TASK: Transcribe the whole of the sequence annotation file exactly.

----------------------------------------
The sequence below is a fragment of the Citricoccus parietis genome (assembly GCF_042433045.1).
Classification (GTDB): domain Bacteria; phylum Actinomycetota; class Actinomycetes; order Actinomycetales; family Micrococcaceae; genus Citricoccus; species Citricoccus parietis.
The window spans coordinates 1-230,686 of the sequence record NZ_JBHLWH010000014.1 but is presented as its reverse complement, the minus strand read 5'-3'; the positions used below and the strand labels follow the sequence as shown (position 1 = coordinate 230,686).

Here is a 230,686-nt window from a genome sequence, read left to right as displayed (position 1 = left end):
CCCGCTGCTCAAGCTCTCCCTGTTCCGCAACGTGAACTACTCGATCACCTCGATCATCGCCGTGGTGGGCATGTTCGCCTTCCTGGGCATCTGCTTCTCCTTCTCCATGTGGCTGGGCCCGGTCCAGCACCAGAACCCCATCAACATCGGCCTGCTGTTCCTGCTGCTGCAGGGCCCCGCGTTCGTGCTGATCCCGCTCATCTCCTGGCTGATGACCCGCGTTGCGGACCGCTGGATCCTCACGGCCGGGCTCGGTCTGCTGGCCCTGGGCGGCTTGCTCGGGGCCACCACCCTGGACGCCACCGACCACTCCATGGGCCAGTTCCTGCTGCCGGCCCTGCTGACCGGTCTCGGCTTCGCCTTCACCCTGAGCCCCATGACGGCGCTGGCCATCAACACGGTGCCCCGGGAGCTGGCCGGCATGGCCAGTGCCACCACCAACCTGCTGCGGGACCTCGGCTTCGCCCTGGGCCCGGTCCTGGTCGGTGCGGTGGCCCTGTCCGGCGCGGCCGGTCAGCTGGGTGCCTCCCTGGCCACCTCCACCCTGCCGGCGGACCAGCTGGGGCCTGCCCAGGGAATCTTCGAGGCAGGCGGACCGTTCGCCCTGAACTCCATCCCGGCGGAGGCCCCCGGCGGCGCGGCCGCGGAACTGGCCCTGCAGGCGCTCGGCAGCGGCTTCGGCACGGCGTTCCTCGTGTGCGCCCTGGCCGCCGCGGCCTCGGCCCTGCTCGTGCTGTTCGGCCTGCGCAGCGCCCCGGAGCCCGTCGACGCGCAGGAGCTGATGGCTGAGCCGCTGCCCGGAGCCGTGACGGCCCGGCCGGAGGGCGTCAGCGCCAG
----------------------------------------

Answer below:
The sequence below is a fragment of the Citricoccus parietis genome (assembly GCF_042433045.1).
Classification (GTDB): domain Bacteria; phylum Actinomycetota; class Actinomycetes; order Actinomycetales; family Micrococcaceae; genus Citricoccus; species Citricoccus parietis.
The window spans coordinates 1-230,686 of the sequence record NZ_JBHLWH010000014.1 but is presented as its reverse complement, the minus strand read 5'-3'; the positions used below and the strand labels follow the sequence as shown (position 1 = coordinate 230,686).

Here is a 230,686-nt window from a genome sequence, read left to right as displayed (position 1 = left end):
CCCGCTGCTCAAGCTCTCCCTGTTCCGCAACGTGAACTACTCGATCACCTCGATCATCGCCGTGGTGGGCATGTTCGCCTTCCTGGGCATCTGCTTCTCCTTCTCCATGTGGCTGGGCCCGGTCCAGCACCAGAACCCCATCAACATCGGCCTGCTGTTCCTGCTGCTGCAGGGCCCCGCGTTCGTGCTGATCCCGCTCATCTCCTGGCTGATGACCCGCGTTGCGGACCGCTGGATCCTCACGGCCGGGCTCGGTCTGCTGGCCCTGGGCGGCTTGCTCGGGGCCACCACCCTGGACGCCACCGACCACTCCATGGGCCAGTTCCTGCTGCCGGCCCTGCTGACCGGTCTCGGCTTCGCCTTCACCCTGAGCCCCATGACGGCGCTGGCCATCAACACGGTGCCCCGGGAGCTGGCCGGCATGGCCAGTGCCACCACCAACCTGCTGCGGGACCTCGGCTTCGCCCTGGGCCCGGTCCTGGTCGGTGCGGTGGCCCTGTCCGGCGCGGCCGGTCAGCTGGGTGCCTCCCTGGCCACCTCCACCCTGCCGGCGGACCAGCTGGGGCCTGCCCAGGGAATCTTCGAGGCAGGCGGACCGTTCGCCCTGAACTCCATCCCGGCGGAGGCCCCCGGCGGCGCGGCCGCGGAACTGGCCCTGCAGGCGCTCGGCAGCGGCTTCGGCACGGCGTTCCTCGTGTGCGCCCTGGCCGCCGCGGCCTCGGCCCTGCTCGTGCTGTTCGGCCTGCGCAGCGCCCCGGAGCCCGTCGACGCGCAGGAGCTGATGGCTGAGCCGCTGCCCGGAGCCGTGACGGCCCGGCCGGAGGGCGTCAGCGCCAG